Everyone in Europe knows and remembers that World War I ended 100 years ago. The terrible conflagration had a positive political outcome for some, while it hurt others. For Poles it has a special importance because we regained our independent statehood after 123 years of servitude. (…)
In our case, our freshly regained independence hung by a thread when the young Soviet state marched against Poland. Thanks to the bravery of our troops, the wisdom of our commanders – led by Marshall Józef Piłsudski – and with the assistance of our Hungarian friends in the decisive battle (still remembered as the “Vistula miracle”) we managed to push back the invaders to the East and, as many historians say, halted the westward advance of Communism. (…)
This was followed by two decades of hard work of rebuilding social and state structures. This process was interrupted by the outbreak of an even more terrible war. In this, we ended up on the winning side, but at an unimaginable cost in human lives and national wealth. Then came 45-years during which the winning major powers only allowed us – and other Central European states – limited sovereignty. (…)
As a consequence, we are very sensitive about our entity and sovereignty and this is why we have the utmost respect for the feelings, attitudes and aspirations of other nations in a similar position. But we are worried about the visions of a Europe whose political future is one of a superpower, because the resulting uniformization would endanger all smaller languages, cultures and national identities. (…)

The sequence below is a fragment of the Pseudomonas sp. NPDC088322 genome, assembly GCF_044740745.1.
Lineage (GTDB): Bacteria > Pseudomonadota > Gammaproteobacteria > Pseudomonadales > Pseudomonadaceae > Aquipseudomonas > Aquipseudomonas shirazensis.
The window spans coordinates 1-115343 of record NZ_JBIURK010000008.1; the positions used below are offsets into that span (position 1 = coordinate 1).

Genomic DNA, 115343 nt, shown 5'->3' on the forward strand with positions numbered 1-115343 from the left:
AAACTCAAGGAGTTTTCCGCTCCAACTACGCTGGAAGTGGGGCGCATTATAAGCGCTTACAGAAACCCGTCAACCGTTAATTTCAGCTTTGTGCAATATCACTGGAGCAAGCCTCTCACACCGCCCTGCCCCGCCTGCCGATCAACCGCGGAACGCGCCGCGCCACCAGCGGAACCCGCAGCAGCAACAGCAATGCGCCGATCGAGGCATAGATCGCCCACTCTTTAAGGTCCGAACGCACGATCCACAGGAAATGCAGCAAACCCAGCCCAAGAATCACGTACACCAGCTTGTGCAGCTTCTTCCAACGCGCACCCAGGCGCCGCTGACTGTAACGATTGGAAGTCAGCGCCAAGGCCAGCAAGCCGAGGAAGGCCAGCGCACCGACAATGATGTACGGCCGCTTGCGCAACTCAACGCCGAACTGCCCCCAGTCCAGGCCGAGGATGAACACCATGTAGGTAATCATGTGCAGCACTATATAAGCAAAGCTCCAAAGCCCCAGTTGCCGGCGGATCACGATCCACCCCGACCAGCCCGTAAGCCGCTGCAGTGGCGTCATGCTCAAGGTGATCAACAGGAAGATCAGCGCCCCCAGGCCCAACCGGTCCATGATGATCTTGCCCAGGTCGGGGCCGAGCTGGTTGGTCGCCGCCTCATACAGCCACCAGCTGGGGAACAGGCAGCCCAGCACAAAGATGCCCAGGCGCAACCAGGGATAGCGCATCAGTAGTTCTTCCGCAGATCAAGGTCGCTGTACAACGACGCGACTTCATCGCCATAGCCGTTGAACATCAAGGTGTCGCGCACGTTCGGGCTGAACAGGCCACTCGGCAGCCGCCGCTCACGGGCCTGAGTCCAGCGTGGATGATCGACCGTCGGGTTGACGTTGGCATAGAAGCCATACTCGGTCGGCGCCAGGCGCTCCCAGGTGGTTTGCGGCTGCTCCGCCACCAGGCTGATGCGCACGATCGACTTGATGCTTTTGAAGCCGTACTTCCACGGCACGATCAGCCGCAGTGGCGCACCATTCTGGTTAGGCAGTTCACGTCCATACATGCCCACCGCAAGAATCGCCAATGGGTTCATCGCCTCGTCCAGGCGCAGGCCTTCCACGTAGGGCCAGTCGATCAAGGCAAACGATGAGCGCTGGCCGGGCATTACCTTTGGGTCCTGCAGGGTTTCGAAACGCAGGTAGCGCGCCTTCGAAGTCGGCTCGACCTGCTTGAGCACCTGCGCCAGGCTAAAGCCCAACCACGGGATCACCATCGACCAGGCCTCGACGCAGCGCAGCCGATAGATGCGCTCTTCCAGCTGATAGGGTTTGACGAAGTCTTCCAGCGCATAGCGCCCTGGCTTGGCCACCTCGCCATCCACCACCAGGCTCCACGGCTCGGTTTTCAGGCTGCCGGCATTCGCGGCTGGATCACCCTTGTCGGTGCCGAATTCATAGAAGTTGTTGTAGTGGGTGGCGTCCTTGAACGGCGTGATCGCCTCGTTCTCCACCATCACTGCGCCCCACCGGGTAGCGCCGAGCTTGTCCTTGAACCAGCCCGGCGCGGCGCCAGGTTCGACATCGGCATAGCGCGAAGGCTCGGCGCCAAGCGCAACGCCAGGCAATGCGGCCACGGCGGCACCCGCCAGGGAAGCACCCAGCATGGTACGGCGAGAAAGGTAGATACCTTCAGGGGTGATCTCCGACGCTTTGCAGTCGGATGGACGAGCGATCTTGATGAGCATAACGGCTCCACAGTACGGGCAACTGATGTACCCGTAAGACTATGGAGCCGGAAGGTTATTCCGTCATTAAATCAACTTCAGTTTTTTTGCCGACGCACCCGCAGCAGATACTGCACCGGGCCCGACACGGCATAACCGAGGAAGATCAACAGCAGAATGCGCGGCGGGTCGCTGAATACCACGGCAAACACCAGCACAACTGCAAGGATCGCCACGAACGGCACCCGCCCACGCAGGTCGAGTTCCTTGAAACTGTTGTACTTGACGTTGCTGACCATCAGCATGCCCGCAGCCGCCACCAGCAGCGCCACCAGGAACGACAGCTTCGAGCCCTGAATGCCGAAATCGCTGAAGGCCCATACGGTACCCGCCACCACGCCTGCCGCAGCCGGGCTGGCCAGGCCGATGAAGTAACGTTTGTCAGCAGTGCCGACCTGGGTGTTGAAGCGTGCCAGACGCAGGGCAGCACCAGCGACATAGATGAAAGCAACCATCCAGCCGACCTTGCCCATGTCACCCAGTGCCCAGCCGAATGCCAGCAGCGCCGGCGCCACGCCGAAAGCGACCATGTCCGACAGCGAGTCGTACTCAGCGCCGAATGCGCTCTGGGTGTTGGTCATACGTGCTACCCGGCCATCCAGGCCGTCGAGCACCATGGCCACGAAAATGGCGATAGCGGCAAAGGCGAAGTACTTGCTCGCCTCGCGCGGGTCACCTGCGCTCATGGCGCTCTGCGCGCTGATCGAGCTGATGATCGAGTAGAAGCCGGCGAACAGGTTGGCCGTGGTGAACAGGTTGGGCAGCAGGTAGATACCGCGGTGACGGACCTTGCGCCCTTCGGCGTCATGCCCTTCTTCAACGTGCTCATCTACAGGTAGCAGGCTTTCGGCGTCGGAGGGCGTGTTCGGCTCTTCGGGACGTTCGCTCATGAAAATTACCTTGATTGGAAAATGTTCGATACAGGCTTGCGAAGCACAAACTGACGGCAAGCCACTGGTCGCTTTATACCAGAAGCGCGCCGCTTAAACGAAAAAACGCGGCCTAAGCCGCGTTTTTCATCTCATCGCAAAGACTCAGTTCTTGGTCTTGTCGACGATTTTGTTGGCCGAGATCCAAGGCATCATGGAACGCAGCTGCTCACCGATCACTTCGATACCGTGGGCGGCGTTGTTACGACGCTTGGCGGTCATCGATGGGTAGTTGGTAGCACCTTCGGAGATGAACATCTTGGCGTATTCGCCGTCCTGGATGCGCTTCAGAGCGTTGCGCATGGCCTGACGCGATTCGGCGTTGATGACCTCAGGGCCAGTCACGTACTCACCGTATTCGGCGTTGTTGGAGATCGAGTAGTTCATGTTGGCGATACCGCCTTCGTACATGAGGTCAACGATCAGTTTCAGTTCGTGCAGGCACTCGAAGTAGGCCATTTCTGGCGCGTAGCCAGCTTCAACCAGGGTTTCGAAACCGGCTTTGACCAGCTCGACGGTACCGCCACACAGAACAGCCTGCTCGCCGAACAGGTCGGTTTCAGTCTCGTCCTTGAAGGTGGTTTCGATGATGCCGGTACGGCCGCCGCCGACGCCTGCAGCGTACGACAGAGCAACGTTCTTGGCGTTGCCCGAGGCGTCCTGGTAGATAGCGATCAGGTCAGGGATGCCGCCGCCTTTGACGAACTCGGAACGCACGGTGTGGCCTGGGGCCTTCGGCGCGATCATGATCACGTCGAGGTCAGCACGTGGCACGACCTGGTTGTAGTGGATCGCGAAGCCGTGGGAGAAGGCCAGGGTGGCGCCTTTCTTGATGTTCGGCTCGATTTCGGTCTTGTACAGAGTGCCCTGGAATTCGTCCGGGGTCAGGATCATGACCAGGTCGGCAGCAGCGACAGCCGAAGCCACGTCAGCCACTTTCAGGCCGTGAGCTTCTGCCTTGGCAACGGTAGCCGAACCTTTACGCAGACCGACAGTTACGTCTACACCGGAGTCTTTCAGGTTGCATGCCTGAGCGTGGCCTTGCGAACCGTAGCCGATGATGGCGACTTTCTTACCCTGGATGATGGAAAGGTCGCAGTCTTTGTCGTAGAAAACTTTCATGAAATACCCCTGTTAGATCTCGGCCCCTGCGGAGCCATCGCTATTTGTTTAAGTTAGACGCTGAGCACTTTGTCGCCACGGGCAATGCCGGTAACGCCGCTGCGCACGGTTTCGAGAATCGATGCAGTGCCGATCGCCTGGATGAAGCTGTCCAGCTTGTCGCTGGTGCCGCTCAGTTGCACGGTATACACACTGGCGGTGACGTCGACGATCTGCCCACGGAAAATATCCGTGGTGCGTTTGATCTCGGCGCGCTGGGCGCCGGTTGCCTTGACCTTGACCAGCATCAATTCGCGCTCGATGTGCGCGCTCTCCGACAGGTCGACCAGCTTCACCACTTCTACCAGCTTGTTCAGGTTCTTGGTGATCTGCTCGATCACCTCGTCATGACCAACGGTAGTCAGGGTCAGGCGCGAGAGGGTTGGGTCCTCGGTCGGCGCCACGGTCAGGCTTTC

For the past couple of years Poland – along with Hungary and the other Visegrád states – has enjoyed a dynamic development and has been closing the economic gap separating it from the Western countries. Polish-Hungarian economic relations have also been growing at the same pace and both Poland and Hungary have recently estbalished foundations for the promotion of cultural and scientific relations. (…)
God bless Poland!
God bless Hungary!
God bless Europe and all of its states represented here!
Note: Jerzy Snopek (66) is a literary and cultural historian, distinguished university professor, translator and diplomat. He has published five books, two of which are on Polish-Hungarian relations and has been awarded the Officer’s Cross of the Hungarian Order of Merit.
Title image: Polish ambassador to Budapest presents his accreditation letter to Hungarian President János Áder on November 24, 2016 (MTI archive)